The parade route began at the Kingsport Renaissance Center and ended at the Kingsport Veterans Memorial next to Dobyns-Bennett High School.

FreeFlow brings beat to Rhythm in Riverview


The members of the FreeFlow Band say they stay inspired by the musicians who keep the “funk alive.”

Hailing from Asheville, N.C., the trio of FreeFlow will bring its blend of funk, soul, rhythm and blues and Motown to the Rhythm in Riverview concert Monday, July 16.

The fun runs from 4 to 9 p.m., at the V.O. Dobbins Center, 301 Louis St., with FreeFlow taking the stage at 7:30 p.m., treating Kingsport to lots of familiar cover songs with FreeFlow’s own unique spin on them.

Lead singer and keyboardist, Kevin “Kazual” Collins, founded FreeFlow seven years ago.

Collins, who has performed with bands such as Point of View and Crystal Blue, says his musical influences range from Funkadelic to Earth Wind and Fire, from blues to hip-hop to jazz to soul.

Roger “Lil’ Rog” Ware, also on lead vocals, plays percussion and says he believes in the universal effect that music has on our lives and attributes his inner faith and spirituality to the positive energy he brings to the stage.

Ware cites his musical influences as Marvin Gaye and Sam Cooke.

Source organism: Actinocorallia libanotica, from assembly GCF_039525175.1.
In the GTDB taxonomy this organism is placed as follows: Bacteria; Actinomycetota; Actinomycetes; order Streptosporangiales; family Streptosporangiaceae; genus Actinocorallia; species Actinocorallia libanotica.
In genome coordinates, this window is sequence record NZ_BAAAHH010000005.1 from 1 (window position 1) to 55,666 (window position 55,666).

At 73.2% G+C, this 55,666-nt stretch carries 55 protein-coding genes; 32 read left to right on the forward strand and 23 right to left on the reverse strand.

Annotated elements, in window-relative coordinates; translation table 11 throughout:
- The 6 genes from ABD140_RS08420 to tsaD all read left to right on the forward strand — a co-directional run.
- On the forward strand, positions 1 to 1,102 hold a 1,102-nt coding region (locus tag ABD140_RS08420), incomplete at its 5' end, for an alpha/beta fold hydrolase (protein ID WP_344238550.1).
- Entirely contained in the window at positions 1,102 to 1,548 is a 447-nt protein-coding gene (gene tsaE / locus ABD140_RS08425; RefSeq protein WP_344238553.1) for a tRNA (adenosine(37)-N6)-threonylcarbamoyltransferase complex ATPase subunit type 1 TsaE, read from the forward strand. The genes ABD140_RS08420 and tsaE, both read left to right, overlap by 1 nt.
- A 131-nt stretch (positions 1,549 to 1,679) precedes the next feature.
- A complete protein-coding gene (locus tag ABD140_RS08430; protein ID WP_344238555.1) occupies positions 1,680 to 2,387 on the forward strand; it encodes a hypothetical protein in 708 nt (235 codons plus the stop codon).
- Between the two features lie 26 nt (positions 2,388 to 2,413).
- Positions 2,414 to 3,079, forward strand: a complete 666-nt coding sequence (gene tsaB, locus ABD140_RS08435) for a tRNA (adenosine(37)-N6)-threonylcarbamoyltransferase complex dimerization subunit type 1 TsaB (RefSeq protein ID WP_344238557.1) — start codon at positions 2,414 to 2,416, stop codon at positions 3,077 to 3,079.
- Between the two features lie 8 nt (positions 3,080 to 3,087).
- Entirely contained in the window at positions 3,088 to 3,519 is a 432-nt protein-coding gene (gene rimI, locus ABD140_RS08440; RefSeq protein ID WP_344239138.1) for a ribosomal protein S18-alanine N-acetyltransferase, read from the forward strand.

The third member of the band, Darrell “BNote” Griffin, on bass and vocals, provides the heartbeat of the FreeFlow Band.

Griffin’s deep-pocket bass playing and rich, smooth vocals add a soul-filled color to the FreeFlow sound.

As a seasoned musician, Griffin is deeply rooted in jazz and funk and has played bass for such artists as Expose, Eugene Wilde, Gerald Levert and Betty Wright.

All three members of FreeFlow are active in their church choirs, and, when not singing in church, can be found playing local clubs, private parties, weddings and festivals.

Sponsored by Eastman Chemical Company, Kingsport Housing and Redevelopment Authority, South Central Kingsport Community Development Inc., Nathan Vaughn State Farm Insurance and WKPT-TV, the free event features food, music and activities for children, including train rides, inflatables and the Splash Pad.

For more information about Rhythm in Riverview, visit
For more information on the FreeFlow Band, visit w w w. f r e e f l o w b a n d . i n f o .

Wednesday, July 11, 2012

2012 Little Miss Vision Pageant

Attitude, Ability and Appearance.

The 3 A's are working among the young ladies in the Riverview community, and this year's Little Miss Vision pageant, held on Saturday, June 30, 2012, allowd them to show to a proud community, what they have learned during the past year.

"The Little Miss Vision campaign really went well this year, despite having only 5 contestants in the pageant," says director Lillian Leeper. "Our committee did a wonderful job and we were able to help these girls with their self-esteem at a crditical time in their lives. Their parents also helped us, and with the help of the community, we're able to make a difference in their growth and development."

Click bere to see a slideshow of the 2012 Little Miss Vision Pageant.

For Ta-Tionna White, her 5th year in Little Miss Vision, has changed her outlook on how young ladies are supposed to act in today's society.

"I've learned that being a little girl the right way, can help me live longer and have more fun, especially when we all go out to different places," she says. "The 3 A's really helped me.. that using a good attitude can lead you to better things."